Advertisement
The Body: The Complete HIV/AIDS Resource
Follow Us Follow Us on Facebook Follow Us on Twitter Download Our App
Professionals >> Visit The Body PROThe Body en Espanol
  
  • Email Email
  • Printable Single-Page Print-Friendly
  • Glossary Glossary

Local and Community News

San Francisco: Gays, Blacks Make Up Most of City's AIDS Cases

January 29, 2003

According to a San Francisco Department of Public Health presentation at the January 9 meeting of the HIV Prevention Planning Council, 8,303 residents are living with AIDS and nearly 14 percent are homeless. "It is problematic that we have that many homeless people with AIDS," said Sandra Schwarcz, the city's director of HIV/AIDS statistics. Officials estimate between 8,000 and 9,000 San Franciscans are HIV-positive, but estimate only 6,000 people know their status. Since 1998, the city has seen a steady rise in HIV incidence among gay men, as well as the number of men reporting they have engaged in unprotected anal intercourse.

"The average age of seroconversions in gay men is mid-20s to mid-30s ... not younger gay men," said Schwarcz.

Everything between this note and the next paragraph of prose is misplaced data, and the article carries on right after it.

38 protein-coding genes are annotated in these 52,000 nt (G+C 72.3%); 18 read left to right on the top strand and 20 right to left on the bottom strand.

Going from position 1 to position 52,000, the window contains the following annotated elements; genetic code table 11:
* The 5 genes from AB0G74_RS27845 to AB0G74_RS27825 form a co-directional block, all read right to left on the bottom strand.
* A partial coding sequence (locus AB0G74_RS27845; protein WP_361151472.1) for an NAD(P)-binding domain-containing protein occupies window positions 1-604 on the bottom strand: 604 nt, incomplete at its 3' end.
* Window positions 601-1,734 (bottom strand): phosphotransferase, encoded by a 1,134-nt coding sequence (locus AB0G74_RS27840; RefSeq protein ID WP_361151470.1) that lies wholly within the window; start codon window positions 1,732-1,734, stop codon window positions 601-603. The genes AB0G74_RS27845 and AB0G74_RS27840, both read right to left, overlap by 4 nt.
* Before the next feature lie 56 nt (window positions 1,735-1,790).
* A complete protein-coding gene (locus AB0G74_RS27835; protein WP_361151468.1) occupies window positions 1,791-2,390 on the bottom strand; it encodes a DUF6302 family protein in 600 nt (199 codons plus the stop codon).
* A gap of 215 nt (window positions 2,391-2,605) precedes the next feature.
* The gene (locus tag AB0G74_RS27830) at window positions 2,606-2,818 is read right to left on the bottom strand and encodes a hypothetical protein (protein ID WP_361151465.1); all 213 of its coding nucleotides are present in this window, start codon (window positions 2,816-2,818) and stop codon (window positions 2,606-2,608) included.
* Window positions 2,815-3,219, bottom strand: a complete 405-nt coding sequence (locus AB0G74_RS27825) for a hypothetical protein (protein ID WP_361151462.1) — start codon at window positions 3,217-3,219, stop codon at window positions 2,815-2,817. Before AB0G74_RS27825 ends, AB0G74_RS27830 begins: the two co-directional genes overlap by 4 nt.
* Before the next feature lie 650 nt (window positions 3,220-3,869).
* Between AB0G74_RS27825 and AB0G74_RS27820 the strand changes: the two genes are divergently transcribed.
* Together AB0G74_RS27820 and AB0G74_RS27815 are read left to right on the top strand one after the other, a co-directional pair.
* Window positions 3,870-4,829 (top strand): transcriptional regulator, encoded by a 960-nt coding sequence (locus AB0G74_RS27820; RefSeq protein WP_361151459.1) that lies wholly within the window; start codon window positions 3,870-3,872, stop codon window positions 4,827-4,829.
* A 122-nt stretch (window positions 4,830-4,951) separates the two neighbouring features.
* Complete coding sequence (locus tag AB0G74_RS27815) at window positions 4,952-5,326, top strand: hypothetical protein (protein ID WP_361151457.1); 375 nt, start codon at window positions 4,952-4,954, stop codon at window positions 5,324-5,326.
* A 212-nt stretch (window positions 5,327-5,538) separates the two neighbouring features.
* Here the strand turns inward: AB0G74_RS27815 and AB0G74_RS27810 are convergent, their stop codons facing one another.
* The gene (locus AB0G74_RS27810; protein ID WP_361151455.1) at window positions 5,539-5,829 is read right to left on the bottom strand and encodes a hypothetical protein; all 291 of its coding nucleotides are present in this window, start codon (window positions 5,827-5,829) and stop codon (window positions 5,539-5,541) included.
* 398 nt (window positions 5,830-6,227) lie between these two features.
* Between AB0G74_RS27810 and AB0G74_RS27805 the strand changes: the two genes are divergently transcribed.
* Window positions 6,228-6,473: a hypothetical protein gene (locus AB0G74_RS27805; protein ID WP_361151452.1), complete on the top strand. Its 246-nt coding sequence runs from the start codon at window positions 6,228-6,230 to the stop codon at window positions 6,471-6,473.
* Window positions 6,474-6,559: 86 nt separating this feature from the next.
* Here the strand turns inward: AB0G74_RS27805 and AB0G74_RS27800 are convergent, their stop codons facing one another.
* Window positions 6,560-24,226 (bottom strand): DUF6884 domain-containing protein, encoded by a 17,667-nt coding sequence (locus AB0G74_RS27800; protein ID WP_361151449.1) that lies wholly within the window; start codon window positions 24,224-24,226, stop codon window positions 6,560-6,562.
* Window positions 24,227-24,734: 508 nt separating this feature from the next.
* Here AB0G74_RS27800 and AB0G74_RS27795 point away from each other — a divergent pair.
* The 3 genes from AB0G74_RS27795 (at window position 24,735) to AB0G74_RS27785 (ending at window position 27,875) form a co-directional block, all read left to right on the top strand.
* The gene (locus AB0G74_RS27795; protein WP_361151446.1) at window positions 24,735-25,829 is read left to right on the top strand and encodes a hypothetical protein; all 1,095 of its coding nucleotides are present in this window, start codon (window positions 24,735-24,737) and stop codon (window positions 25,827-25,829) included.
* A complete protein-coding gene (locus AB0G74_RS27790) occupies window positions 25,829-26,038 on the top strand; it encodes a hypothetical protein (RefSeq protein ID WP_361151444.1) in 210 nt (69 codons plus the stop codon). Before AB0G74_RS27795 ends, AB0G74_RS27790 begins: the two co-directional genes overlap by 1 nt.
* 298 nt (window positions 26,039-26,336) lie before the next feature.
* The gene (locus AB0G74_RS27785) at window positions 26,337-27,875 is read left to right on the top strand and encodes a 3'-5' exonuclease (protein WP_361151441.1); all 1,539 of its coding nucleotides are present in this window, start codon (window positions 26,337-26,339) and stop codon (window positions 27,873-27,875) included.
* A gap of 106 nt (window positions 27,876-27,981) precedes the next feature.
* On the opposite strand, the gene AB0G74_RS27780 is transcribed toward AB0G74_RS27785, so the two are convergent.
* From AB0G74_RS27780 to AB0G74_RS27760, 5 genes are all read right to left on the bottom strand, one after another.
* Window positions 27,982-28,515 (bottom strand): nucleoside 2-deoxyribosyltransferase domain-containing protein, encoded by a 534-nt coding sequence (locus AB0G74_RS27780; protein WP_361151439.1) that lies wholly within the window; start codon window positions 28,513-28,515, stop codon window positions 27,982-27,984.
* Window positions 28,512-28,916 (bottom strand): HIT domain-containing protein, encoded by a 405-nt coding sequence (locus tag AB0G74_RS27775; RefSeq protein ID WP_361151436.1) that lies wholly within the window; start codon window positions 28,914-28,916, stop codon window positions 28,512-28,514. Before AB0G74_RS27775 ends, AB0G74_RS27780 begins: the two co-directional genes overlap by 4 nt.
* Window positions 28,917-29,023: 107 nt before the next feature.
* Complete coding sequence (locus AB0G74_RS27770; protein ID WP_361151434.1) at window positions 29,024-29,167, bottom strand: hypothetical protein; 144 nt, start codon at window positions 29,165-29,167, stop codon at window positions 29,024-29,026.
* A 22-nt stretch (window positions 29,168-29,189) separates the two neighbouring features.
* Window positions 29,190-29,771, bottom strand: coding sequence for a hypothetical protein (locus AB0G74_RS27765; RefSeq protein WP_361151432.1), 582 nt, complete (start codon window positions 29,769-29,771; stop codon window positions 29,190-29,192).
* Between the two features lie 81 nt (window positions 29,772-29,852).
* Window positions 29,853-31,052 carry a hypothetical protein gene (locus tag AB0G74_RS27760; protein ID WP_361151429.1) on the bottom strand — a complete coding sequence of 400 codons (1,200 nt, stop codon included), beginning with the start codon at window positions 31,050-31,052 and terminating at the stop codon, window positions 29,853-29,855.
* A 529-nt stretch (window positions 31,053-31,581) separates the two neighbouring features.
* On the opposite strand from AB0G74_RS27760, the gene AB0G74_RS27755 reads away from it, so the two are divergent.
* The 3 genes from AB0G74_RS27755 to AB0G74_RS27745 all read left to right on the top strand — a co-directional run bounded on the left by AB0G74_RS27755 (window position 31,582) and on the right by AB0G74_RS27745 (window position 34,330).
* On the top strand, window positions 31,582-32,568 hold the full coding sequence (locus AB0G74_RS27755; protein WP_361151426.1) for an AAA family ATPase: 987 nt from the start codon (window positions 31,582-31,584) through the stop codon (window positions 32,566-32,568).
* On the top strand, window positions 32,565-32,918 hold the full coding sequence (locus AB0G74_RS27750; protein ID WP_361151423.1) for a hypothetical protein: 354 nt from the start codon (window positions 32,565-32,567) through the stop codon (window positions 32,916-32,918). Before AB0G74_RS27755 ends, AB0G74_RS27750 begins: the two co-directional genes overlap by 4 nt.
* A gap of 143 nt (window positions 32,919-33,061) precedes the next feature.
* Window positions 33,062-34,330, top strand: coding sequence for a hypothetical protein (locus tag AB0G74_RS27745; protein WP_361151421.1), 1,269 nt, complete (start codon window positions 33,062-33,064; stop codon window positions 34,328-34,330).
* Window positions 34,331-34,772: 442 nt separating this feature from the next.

Syphilis also continues to be a problem among gay men, with 93 percent of the city's cases in 2002 attributed to men who have sex with men, according to Schwarcz. In 2002, the health department documented 300 syphilis cases in gay men, compared to less than 50 cases in 1996.

In 2001, the city continued to see higher rates of AIDS among African-American men and women than their white counterparts, with more than 1,300 African Americans living with AIDS. Less than 70 percent of HIV-positive blacks survive more than five years after being diagnosed, and only 61 percent use highly active antiretroviral therapy. "What accounts for it is care," said Schwarcz. "They don't have access to treatment."

Advertisement
City health officials attribute methamphetamine use to the increased incidence of HIV among gay men, yet their statistics currently only track injection drug users. Some see crack use implicated in the epidemic. "Crack is an important part of the equation," within the black community, HIV Prevention Planning Council member Hank Wilson, of the Tenderloin AIDS Resource Center, told officials.

Impending federal, state and local budget cuts make "our work here all the more challenging," said council member Mike Discepola of the AIDS Health Project's REACH Program.

Back to other CDC news for January 29, 2003

Previous Updates

Adapted from:
Bay Area Reporter (San Francisco)
01.16.03; Matthew S. Bajko



  
  • Email Email
  • Printable Single-Page Print-Friendly
  • Glossary Glossary

This article was provided by CDC National Prevention Information Network. It is a part of the publication CDC HIV/Hepatitis/STD/TB Prevention News Update.
 

Tools
 

Advertisement